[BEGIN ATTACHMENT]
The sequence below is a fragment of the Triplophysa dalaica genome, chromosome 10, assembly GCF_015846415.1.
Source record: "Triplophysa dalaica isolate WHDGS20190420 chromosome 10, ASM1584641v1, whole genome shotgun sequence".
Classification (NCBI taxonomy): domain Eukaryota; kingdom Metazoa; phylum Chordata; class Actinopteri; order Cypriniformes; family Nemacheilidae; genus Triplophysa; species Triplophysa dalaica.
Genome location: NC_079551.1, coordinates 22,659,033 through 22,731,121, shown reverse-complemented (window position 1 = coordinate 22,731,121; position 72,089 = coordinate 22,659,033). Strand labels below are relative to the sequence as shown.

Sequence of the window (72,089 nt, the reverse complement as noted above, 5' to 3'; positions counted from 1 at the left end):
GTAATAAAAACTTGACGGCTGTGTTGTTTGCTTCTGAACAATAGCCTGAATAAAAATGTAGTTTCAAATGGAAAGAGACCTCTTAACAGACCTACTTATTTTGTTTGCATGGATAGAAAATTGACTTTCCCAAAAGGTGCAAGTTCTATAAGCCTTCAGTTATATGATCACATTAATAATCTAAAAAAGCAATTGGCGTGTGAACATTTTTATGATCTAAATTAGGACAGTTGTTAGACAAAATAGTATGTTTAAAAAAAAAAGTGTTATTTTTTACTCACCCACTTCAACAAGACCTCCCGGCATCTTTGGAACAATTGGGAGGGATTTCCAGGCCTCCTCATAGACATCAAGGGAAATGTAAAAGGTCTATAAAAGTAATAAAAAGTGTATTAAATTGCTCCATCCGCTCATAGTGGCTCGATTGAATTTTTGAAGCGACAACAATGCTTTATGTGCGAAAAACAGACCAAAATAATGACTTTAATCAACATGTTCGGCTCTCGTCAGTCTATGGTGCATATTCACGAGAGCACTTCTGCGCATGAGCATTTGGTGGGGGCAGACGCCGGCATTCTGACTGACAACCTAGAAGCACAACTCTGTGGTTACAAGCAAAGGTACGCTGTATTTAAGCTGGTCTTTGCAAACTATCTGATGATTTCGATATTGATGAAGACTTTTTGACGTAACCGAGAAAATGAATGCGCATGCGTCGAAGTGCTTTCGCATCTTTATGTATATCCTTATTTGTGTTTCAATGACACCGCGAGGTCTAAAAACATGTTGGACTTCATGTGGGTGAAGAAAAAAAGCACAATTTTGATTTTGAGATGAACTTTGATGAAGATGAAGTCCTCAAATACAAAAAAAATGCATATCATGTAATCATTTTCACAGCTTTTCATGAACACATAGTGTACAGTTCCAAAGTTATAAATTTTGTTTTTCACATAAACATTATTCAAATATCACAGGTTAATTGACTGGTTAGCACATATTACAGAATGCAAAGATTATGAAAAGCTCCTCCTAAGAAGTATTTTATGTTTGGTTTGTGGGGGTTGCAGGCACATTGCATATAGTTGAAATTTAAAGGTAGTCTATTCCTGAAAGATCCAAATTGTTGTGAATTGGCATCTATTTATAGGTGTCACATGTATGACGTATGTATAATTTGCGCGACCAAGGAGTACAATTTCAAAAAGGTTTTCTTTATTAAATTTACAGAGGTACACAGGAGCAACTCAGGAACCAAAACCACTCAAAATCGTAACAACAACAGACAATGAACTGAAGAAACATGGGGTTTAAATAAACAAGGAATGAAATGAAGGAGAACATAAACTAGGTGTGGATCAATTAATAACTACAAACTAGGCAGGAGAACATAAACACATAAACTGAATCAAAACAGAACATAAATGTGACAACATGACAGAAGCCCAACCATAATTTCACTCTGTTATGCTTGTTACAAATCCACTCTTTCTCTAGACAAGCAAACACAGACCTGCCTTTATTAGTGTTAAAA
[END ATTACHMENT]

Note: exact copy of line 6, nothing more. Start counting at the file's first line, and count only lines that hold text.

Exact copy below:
GTAATAAAAACTTGACGGCTGTGTTGTTTGCTTCTGAACAATAGCCTGAATAAAAATGTAGTTTCAAATGGAAAGAGACCTCTTAACAGACCTACTTATTTTGTTTGCATGGATAGAAAATTGACTTTCCCAAAAGGTGCAAGTTCTATAAGCCTTCAGTTATATGATCACATTAATAATCTAAAAAAGCAATTGGCGTGTGAACATTTTTATGATCTAAATTAGGACAGTTGTTAGACAAAATAGTATGTTTAAAAAAAAAAGTGTTATTTTTTACTCACCCACTTCAACAAGACCTCCCGGCATCTTTGGAACAATTGGGAGGGATTTCCAGGCCTCCTCATAGACATCAAGGGAAATGTAAAAGGTCTATAAAAGTAATAAAAAGTGTATTAAATTGCTCCATCCGCTCATAGTGGCTCGATTGAATTTTTGAAGCGACAACAATGCTTTATGTGCGAAAAACAGACCAAAATAATGACTTTAATCAACATGTTCGGCTCTCGTCAGTCTATGGTGCATATTCACGAGAGCACTTCTGCGCATGAGCATTTGGTGGGGGCAGACGCCGGCATTCTGACTGACAACCTAGAAGCACAACTCTGTGGTTACAAGCAAAGGTACGCTGTATTTAAGCTGGTCTTTGCAAACTATCTGATGATTTCGATATTGATGAAGACTTTTTGACGTAACCGAGAAAATGAATGCGCATGCGTCGAAGTGCTTTCGCATCTTTATGTATATCCTTATTTGTGTTTCAATGACACCGCGAGGTCTAAAAACATGTTGGACTTCATGTGGGTGAAGAAAAAAAGCACAATTTTGATTTTGAGATGAACTTTGATGAAGATGAAGTCCTCAAATACAAAAAAAATGCATATCATGTAATCATTTTCACAGCTTTTCATGAACACATAGTGTACAGTTCCAAAGTTATAAATTTTGTTTTTCACATAAACATTATTCAAATATCACAGGTTAATTGACTGGTTAGCACATATTACAGAATGCAAAGATTATGAAAAGCTCCTCCTAAGAAGTATTTTATGTTTGGTTTGTGGGGGTTGCAGGCACATTGCATATAGTTGAAATTTAAAGGTAGTCTATTCCTGAAAGATCCAAATTGTTGTGAATTGGCATCTATTTATAGGTGTCACATGTATGACGTATGTATAATTTGCGCGACCAAGGAGTACAATTTCAAAAAGGTTTTCTTTATTAAATTTACAGAGGTACACAGGAGCAACTCAGGAACCAAAACCACTCAAAATCGTAACAACAACAGACAATGAACTGAAGAAACATGGGGTTTAAATAAACAAGGAATGAAATGAAGGAGAACATAAACTAGGTGTGGATCAATTAATAACTACAAACTAGGCAGGAGAACATAAACACATAAACTGAATCAAAACAGAACATAAATGTGACAACATGACAGAAGCCCAACCATAATTTCACTCTGTTATGCTTGTTACAAATCCACTCTTTCTCTAGACAAGCAAACACAGACCTGCCTTTATTAGTGTTAAAA